A multidisciplinary team of researchers, led by University of Virginia Professor of Radiology and Biomedical Engineer Stuart S. Berr, Ph.D., has received a $2 million grant from the National Center for Research Resources (NCRR) at the National Institutes of Health (NIH) for the purchase of a cyclotron to expand imaging research at UVA.
A cyclotron is used to create radioactive elements which are essential to the field of molecular imaging, a new branch of science which strives to visualize, characterize, and measure biological processes at the molecular and cellular levels in humans and animals by noninvasive means. The radioactive agents accumulate at a specific site in the body and emit a signal that can be imaged.
“We are very excited and grateful to receive this grant. Because of the extremely short life span of many radioactive elements, we have been limited in our research endeavors because of the need to transport our agents from distant cyclotrons,” says Berr, who is the co-Director of the UVA Molecular Imaging Center along with Mark B. Williams, PhD.
The most sensitive way to detect the location and amount of imaging agent is by using positron emission tomography (PET), which requires that the targeted agent be labeled with a positron emitting radioactive element made in the cyclotron. Some of these PET elements, such as [ 15 O]-oxygen and [ 11 C]-carbon, decay very rapidly (two and 20 minutes, respectively). Therefore, it is imperative that the cyclotron be adjacent to the imaging equipment, according to Berr.
The targeted imaging agents will be used for clinical and basic research studies geared towards determining the molecular mechanisms underlying ischemic heart disease, cancer, diabetes, lung inflammation, Alzheimer’s disease and drug addiction. As an example, Steven DeKosky, M.D., a Neurologist and incoming Dean of the UVA School of Medicine, lead a team of scientists at the University of Pittsburgh that has recently shown that the PET radiotracer Pittsburgh Compound-B (PiB), which is labeled with 11 C, can be used to measure amyloid-β plaque burden in brains of people with Alzheimer’s disease. PiB-PET should greatly help in the diagnosis of Alzheimer’s disease and in research geared towards either curing or minimizing the effects of this disease.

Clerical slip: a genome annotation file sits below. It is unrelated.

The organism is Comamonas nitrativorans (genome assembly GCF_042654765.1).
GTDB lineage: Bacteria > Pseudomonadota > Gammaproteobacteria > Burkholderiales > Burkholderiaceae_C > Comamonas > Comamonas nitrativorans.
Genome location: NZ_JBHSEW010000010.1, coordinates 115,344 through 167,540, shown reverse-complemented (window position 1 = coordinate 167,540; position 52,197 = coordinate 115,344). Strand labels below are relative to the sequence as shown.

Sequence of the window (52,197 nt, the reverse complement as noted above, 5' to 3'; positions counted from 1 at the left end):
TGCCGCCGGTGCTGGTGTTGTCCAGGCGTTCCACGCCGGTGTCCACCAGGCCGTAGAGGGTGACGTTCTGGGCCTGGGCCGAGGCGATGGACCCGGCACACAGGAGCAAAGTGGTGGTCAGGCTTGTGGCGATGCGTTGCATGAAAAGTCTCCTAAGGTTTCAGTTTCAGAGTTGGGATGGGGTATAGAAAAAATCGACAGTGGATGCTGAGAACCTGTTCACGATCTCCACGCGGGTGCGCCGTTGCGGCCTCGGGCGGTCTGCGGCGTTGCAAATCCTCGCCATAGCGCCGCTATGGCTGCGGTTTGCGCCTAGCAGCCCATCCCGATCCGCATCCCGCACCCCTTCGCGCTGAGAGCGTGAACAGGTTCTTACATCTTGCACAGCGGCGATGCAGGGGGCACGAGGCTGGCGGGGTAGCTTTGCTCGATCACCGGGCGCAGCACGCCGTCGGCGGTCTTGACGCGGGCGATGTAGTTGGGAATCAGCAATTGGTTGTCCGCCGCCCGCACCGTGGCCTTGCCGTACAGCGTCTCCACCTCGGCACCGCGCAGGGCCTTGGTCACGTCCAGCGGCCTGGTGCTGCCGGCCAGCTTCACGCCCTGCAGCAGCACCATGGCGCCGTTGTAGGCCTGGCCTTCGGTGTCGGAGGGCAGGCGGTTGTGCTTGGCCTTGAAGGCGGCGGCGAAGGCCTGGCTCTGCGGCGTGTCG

UVA’s new cyclotron will be located adjacent to the Snyder Translational Research Building at the Fontaine Research Park.
“Innovative biomedical research requires frequent access to the newest and most advanced technology,” said NCRR Director Barbara Alving, M.D. “High-performance equipment provides NIH-funded researchers with new discovery tools enabling a new generation of data and a new dimension of information. Tools such as these play key roles in the study of disease and the fundamental mechanisms of biological function, ultimately leading to new advances and treatments for diseases.”
Berr’s grant was part of $33.3 million in grants for 20 High-End Instrumentation (HEI) grants to fund the latest generation of advanced research equipment announced by the NCRR. Awarded to research institutions nationwide, these one-time grants, which support the purchase of sophisticated research equipment costing more than $750,000, offer extraordinary potential to impact a wide variety of biomedical research in many disease areas. This is Berr’s second HEI grant. His previous $2M award in 2005 was for the purchase of a new-generation small animal MRI, which was the first of its kind in the USA. This is the third HEI award for UVA; the other being $2M awarded in 2006 to John Bushweller, Ph.D. (Department of Molecular Physiology and Biological Physics) for a 800 MHz NMR spectrometer for high-end structural studies.